Black Box Voting: "Any voting system in which the mechanism for recording 
and/or tabulating the vote is hidden from the voter, and/or the mechanism 
lacks a tangible record of the vote cast." 

The term "Black Box Voting" was coined by David Allen, who also collabo- 
rated on approximately 11 pages of the 239-page text, as follows: ITAA 
meeting: Author Bev Harris obtained info on the meeting from her sources and 
gave Allen the time, phone number and password. Allen taped the meeting, and 
provided the detailed notes in Chapter 16. Harris provided the ITAA document 
quoted in Chapter 16. Harris and Allen collaborated on the commentary on the 
meeting. Allen wrote part of the 2-page Internet voting section, and contrib- 
uted his comments on a Talbot Iredale memo in Chapter 13: Volusia County. 
All research and writing for the remaining 228 pages is by Bev Harris with the 
help of 75 sources, 22 of whom are computer professionals. 

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Black Box Voting © 2004 Bev Harris • ISBN 1 -89091 6-90-0 


When we started digging around on this story, we expected to find 
the odd body part or two. Little did we know, we were digging in a 
graveyard. Suddenly, the dead bodies were piling up so fast that ev- 
eryone was saying "Enough, enough we can't take any more!" 

This book was originally designed to be a handy little activism 
tool, an easy-to-understand introduction to the concept of electronic 
voting risks. It was to contain a history, interviews, and a discus- 
sion of theoretical vote-rigging. But as we were plugging along, re-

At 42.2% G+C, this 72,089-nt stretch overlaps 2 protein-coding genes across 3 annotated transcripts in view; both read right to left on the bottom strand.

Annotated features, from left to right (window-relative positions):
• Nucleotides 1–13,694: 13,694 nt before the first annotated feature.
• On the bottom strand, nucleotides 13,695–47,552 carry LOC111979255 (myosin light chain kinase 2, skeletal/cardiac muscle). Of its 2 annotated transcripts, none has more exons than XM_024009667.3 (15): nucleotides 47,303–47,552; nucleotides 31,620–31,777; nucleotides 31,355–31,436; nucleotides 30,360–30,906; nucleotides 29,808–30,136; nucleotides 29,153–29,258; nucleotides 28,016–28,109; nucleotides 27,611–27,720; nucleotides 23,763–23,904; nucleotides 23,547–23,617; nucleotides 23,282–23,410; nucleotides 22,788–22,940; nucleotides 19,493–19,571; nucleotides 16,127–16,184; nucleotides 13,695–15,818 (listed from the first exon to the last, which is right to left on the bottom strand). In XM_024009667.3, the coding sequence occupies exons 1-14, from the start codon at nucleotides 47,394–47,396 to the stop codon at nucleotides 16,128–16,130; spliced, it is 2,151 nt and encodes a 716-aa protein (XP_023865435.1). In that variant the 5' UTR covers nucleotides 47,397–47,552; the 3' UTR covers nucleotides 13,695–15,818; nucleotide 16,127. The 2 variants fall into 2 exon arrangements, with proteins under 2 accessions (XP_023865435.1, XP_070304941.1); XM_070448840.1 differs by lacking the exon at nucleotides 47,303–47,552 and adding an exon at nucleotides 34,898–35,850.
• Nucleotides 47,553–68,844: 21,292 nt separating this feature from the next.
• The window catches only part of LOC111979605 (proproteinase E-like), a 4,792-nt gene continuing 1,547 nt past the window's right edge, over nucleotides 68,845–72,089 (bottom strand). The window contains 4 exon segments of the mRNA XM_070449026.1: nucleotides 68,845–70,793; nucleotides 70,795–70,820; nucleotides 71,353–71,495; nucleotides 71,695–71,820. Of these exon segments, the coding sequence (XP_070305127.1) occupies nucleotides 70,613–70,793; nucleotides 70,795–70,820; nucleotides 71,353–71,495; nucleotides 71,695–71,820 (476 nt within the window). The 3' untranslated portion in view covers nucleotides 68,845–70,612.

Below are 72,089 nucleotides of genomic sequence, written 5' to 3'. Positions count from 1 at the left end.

searching the subject, it got a little too real — even for us. 

C'mon over. No time to waste. We have a republic to defend. 

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Chapter 1: I Will Vote 1 

Chapter 2: Can we trust these machines? 4 

A compendium of errors 
Chapter 3: Why we need disclosure of owners 26 

Senator Chuck Hagel - A poster boy for conflict of interest 
Chapter 4: A brief history of vote-rigging. 33 

Paper ballots, lever machines and punch cards 
Chapter 5: Cyber-Boss Tweed 37 

21st Century ballot tampering techniques 
Chapter 6: Who's beholden to whom?. 47 

The election industry bureaucracy 
Chapter 7: Why vote? 57 

Our founding fathers — and your responsibility to engage 
Chapter 8: Company information 63 

What you won't find on company Web sites — Business Records Corp. • Election 

Systems & Software • Sequoia Voting Systems • Votehere • ■ Hart 

Intercivic • Wyle Labs • Diebold Election Systems 
Chapter 9: First public look ever into a secret voting system 85 

The Diebold FTP site, and what was on it 

Chapter 10; Who's minding the store? 113 

Chapter 11: "" - noun or verb? 123 

Chapter 12: Open source exam 138 

The first public examination of the Diebold computer code 
Chapter 13: Security Breaches 164 

San Luis Obispo mystery tally • Cell phones and votes " Unauthorized vote 

replacement in Volusia County • The Diebold Memos and unauthorized software